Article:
The F-117 Nighthawk Stealth Fighter is not a true fighter; it has no capability to fight air to air combat and has no defenses such as chaff, flare, dispensers, or radar jammers. The fighter relies on its stealth capability and the darkness of night to avoid enemy fighters.
The F-117’s mission is to penetrate dense threat environments and to attack high value targets with accuracy. Making its debut in 1991 over Iraq, the F-117’s stealth abilities allowed it to spearhead the air assault against Iraq by hitting targets in Baghdad taking out the nation’s air defense command and control systems. Additionally, the fighters destroyed aircraft shelters, bridges, railroads, and major highways; hitting 37 targets total. Living up to its stealth name, the fighters were never detected nor fired upon during their missions in Iraq.
The F-117 was being developed long before it debuted over the Iraqi skies in 1991. In 1973 engineers at Lockheed Martin answered the defense department officials’ call to design a bomber that would be undetectable by enemy radar. Using obscure German and Russian theories, the engineers developed a computer program which postulated that radar beams could be reflected by a series of carefully angled triangular panels. The program designed a diamond-shaped aircraft which would be 1,000 times less visible than any other aircraft.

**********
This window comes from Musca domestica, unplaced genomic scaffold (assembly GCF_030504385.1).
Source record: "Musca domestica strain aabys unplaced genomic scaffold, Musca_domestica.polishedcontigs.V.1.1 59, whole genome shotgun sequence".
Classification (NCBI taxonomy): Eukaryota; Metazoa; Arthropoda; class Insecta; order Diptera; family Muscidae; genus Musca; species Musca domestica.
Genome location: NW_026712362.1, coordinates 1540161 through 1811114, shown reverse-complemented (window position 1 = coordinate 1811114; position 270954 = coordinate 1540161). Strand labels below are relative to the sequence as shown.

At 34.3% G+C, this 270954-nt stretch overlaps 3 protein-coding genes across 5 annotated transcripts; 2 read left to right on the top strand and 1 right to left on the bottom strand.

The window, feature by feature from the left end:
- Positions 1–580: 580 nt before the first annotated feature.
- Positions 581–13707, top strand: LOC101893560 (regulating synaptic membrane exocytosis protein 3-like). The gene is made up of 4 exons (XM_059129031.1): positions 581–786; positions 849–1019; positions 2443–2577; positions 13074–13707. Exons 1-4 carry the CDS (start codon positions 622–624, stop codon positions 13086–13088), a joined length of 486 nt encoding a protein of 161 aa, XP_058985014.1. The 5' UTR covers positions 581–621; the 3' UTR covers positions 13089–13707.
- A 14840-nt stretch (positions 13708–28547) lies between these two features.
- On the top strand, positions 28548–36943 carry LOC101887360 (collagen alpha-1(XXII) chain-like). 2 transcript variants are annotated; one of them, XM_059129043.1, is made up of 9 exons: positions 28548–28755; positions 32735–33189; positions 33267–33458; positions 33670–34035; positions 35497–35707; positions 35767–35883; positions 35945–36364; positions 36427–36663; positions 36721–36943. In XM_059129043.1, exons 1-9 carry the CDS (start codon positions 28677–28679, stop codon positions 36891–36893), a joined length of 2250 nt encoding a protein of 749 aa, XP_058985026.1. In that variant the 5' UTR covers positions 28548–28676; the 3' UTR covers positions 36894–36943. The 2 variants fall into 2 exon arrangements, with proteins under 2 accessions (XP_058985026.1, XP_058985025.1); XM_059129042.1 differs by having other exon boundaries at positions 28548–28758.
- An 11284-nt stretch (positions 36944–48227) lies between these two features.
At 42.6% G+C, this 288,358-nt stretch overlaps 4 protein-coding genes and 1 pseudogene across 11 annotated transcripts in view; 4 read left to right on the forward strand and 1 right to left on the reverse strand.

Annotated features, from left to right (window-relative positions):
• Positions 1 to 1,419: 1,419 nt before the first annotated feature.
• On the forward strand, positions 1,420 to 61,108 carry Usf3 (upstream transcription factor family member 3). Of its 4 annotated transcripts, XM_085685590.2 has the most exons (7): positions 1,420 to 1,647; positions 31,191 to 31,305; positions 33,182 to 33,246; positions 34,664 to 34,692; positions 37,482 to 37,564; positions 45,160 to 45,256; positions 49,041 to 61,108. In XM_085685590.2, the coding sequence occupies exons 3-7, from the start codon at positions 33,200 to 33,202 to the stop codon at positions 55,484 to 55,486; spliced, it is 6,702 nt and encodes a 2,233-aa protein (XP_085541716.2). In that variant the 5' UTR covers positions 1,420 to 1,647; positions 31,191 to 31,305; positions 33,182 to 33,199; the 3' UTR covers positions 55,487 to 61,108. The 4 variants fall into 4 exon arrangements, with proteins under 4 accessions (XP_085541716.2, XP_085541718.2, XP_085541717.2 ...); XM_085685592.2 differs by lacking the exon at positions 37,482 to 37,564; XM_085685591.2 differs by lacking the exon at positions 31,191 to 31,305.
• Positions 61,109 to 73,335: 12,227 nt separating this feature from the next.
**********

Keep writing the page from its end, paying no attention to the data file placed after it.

The engineering team built a 38-foot-span wooden model and began tests, exposing the model to radar from every angle to see how visible it was. The tests confirmed what the computer program theorized – the model registered no larger than an ordinary marble on radar, making it nearly impossible to detect. Lockheed Martin was awarded the contract to build the stealth bomber in 1976 and began work immediately on Have Blue, the stealth demonstrator which would become the F-117 Stealth Fighter. Constructed almost entirely of aluminum, the external surfaces were sheathed with radar-absorbent material and bound together with putty. The F-117 had to be completely flush, the slightest crack or unfastened screw could make it visible to enemy radar. The unconventional shape required a quadruple-redundant fly-by-wire system to correct its natural instability.
Making its inaugural flight on 8 June 1981, the F-117A showed off its stealth capabilities. The project was top secret, training was only conducted at night, preparing pilots for the missions which would be carried out in the future. Retired in 2008, the F-117 has been the model that later stealth fighters were designed after.